Renewable energy

What is renewable energy?

Energy derived from natural processes (e.g. sunlight and wind) that are replenished at a faster rate than they are consumed. Solar, wind, geothermal, hydro, and some forms of biomass are common sources of renewable energy.

How much of the world's energy comes from renewable sources?

In 2012, the world relied on renewable sources for around 13.2% of its total primary energy supply, and in 2013 renewables accounted for almost 22% of global electricity generation, a 5% increase from 2012.

What are variable renewables?

Variable renewables include wind, solar, wave and tidal energy, and are based on sources that fluctuate during the course of any given day or season. Variability is not new to power systems, which must constantly balance the supply and variable demand for electricity and face all kind of contingencies. However, large shares of variable renewables supply may increase pressure on power systems, which may need increased flexibility to respond to this balancing issue. More flexible generating capacities (e.g. gas and hydro power plants), interconnections, storage (e.g. with pumped-hydro plants), and/or load-management empowered by smart grids, can be combined to provide the required flexibility.

In the IEA scenarios, what is the outlook for renewables?

Renewables increase their penetration significantly in all long-term scenarios. For example, in the central scenario of the World Energy Outlook, the New Policies Scenario – which takes account of broad policy commitments and plans that have been announced by countries – renewable electricity generation nearly triples from 2012 to 2040. In the 450 Scenario – which is in line with limiting global warming to about 2°C – renewables grow even more; by a factor of more than 3.5. As a carbon dioxide emissions reduction option, renewables and biofuels come in second only to energy efficiency improvements in IEA scenarios.

In July 2012, the Agency acknowledged the coming of age of the renewable energy sector by introducing an annual medium-term report that analyses that market. Each edition includes five-year projections for global renewable energy electricity capacity and generation, providing an important benchmark to policy makers, industry and the wider market for measuring developments of renewable energy.

What is the impact of renewables on energy security?

Energy security and diversification of the energy mix is a major policy driver for renewables. Growth of renewables generally contributes to energy diversification, in terms of the technology portfolio and also in terms of geographical sources. Use of renewables can also reduce fuel imports and insulate the economy to some extent from fossil fuel price rises and swings. This certainly increases energy security. However, concentrated growth of variable renewables can make it harder to balance power systems, which must be duly addressed.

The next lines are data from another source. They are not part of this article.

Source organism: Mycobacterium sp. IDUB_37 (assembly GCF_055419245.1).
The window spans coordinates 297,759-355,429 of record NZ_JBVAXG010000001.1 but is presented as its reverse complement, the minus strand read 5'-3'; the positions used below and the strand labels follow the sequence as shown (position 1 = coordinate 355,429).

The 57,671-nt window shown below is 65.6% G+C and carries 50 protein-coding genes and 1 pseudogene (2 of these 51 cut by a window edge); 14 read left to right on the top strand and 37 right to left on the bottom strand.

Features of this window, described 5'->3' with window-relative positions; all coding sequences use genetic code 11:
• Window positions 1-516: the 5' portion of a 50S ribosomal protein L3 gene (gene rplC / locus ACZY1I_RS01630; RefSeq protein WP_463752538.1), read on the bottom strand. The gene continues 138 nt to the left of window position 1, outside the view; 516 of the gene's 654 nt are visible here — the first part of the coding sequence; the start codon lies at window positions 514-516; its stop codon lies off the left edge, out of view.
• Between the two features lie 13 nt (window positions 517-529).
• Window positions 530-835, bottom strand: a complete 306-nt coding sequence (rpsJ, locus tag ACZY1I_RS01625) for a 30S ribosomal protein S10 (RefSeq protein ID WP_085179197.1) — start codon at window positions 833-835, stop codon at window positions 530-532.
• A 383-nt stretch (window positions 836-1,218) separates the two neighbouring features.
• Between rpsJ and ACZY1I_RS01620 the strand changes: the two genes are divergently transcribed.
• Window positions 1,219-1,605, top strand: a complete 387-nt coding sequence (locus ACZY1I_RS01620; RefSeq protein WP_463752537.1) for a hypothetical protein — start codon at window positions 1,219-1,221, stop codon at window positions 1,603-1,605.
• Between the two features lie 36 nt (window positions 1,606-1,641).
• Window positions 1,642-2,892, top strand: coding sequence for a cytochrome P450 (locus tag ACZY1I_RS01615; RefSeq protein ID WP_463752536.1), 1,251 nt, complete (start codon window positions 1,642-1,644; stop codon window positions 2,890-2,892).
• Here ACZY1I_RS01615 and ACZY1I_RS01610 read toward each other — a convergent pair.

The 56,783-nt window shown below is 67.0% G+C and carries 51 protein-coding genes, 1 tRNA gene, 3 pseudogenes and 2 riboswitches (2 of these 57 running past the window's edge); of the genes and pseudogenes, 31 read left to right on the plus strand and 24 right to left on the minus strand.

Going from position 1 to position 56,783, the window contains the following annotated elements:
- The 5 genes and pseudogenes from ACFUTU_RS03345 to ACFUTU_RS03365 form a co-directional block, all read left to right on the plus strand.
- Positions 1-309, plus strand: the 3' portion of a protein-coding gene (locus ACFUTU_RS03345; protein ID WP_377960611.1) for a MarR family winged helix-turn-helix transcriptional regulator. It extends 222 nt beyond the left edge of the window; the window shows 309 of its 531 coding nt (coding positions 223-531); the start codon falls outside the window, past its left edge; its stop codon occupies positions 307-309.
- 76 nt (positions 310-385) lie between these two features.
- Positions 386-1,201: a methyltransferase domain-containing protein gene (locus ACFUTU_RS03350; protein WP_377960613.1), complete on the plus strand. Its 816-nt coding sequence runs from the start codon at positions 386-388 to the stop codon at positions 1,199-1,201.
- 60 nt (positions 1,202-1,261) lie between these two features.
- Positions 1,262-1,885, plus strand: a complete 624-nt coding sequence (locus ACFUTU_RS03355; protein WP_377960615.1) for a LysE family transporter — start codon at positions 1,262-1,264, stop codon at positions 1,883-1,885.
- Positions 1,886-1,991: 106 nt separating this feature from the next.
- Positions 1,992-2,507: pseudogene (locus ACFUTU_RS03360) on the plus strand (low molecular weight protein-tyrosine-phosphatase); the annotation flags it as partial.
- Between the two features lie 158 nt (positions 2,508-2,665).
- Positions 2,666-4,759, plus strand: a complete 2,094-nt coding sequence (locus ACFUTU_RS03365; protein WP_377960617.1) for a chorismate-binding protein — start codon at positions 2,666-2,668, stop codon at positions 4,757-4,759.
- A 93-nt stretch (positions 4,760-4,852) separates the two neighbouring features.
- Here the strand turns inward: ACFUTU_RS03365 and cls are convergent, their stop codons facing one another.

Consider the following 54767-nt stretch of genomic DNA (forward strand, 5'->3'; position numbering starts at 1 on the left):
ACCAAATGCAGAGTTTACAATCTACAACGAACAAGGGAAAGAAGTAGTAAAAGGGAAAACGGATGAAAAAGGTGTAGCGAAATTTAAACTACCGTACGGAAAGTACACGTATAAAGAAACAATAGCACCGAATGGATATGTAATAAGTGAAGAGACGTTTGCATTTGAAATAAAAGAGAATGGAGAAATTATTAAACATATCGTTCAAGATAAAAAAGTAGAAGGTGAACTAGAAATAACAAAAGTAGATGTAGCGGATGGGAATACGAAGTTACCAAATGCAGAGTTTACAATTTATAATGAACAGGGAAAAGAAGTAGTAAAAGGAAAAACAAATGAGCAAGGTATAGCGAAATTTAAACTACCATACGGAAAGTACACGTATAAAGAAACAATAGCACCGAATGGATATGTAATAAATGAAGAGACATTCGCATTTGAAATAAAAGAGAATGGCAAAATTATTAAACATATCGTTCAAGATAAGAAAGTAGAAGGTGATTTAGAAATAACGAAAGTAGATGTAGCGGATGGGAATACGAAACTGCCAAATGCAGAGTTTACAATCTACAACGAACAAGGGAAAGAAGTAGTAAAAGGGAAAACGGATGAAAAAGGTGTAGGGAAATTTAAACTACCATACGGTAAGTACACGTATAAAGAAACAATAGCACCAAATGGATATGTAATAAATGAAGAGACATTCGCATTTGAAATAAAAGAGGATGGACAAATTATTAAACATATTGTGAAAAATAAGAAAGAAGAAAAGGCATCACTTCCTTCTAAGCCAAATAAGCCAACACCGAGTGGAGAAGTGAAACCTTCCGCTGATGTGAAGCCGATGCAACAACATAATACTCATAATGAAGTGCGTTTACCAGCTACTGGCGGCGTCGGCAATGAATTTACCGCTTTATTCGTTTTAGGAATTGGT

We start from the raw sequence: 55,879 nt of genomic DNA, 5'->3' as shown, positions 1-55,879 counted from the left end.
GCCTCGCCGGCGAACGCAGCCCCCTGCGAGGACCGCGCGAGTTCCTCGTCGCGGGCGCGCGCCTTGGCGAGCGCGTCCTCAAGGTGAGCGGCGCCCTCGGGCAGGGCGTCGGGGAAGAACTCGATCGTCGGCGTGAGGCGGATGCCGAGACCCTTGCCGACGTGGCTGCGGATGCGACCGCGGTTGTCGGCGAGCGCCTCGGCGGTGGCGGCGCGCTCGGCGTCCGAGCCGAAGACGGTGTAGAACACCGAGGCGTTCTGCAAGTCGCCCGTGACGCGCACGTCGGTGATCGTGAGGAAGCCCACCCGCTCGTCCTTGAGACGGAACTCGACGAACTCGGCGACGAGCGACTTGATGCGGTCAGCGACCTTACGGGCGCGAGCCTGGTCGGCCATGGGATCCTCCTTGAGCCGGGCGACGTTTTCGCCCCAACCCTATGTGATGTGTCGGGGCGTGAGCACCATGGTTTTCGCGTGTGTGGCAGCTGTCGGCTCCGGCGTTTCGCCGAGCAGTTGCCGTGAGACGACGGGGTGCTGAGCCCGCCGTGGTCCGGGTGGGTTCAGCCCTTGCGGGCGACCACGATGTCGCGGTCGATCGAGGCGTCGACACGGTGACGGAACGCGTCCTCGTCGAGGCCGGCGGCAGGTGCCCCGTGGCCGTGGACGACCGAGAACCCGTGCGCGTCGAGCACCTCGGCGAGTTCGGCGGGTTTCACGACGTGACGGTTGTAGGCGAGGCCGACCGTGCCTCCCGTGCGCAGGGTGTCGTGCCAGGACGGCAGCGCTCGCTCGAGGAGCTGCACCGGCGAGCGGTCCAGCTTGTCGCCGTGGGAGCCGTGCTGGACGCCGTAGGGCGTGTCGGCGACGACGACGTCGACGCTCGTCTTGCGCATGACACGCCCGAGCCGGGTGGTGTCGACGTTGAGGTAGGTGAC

Are renewables competitive?

The renewable energy sector is demonstrating its capacity to deliver cost reductions, provided that appropriate policy frameworks are in place and enacted. Deployment is expanding rapidly. Costs have been decreasing and a portfolio of renewable energy technologies has become cost-competitive in an increasingly broad range of circumstances, particularly established technologies such as hydro and geothermal but also, where resources are favourable, technologies such as onshore wind. However, economic barriers remain important in many cases. In general, costs need to be reduced further. Moreover, fossil fuel subsidies and the lack of a global price on carbon are significant barriers to the competitiveness of renewables.

Should renewables be subsidised?

The IEA believes that further growth of renewable energy is essential for a secure and sustainable energy system. Transitional economic incentives that decrease over time are justified. Incentives are sometimes needed to stimulate cost reductions through technology learning, such as improvements in manufacturing, increased technology performances, economies of scale and larger deployment. Incentives may also be justified to secure  additional energy security and environmental benefits. Current policies have started to deliver in this respect. Nevertheless, in several countries, the design of support policies has not been ideal, and this has led to higher than anticipated levels of deployment and excessive policy costs. The IEA offers policy makers guidance on how to steer policies on renewables.

What is the role of the IEA in the renewables sector, now that the International Renewable Energy Agency (IRENA) has been formed and its work is underway?

The IEA believes that the work of the two agencies is complementary. The role of the IEA is to assess the total energy mix including renewables, not just renewables in isolation. The IEA will continue to work in the fields of renewables, assessing their competitiveness against other energy sources and their outlook in the Agency’s world energy scenarios. The IEA analyses the effectiveness of renewable energy policies to identify best practices and securely integrate large shares of renewables into the energy mix, in particular in developing countries. The IEA has been very collaborative with IRENA from its inception. In  January 2012, the two Agencies signed a Letter of Intent which identifies three initial areas of co-operation: a) development and publication of a Joint Global Renewable Energy Policies and Measures Database, which expands on the existing IEA database to cover up to 150 countries, including all IRENA member countries; b) co-operation in technology and innovation, including the involvement of IRENA in the IEA Multilateral Technology Collaboration Network (Implementing Agreements); and, c) sharing of renewable energy statistics data and methods between the two organisations.

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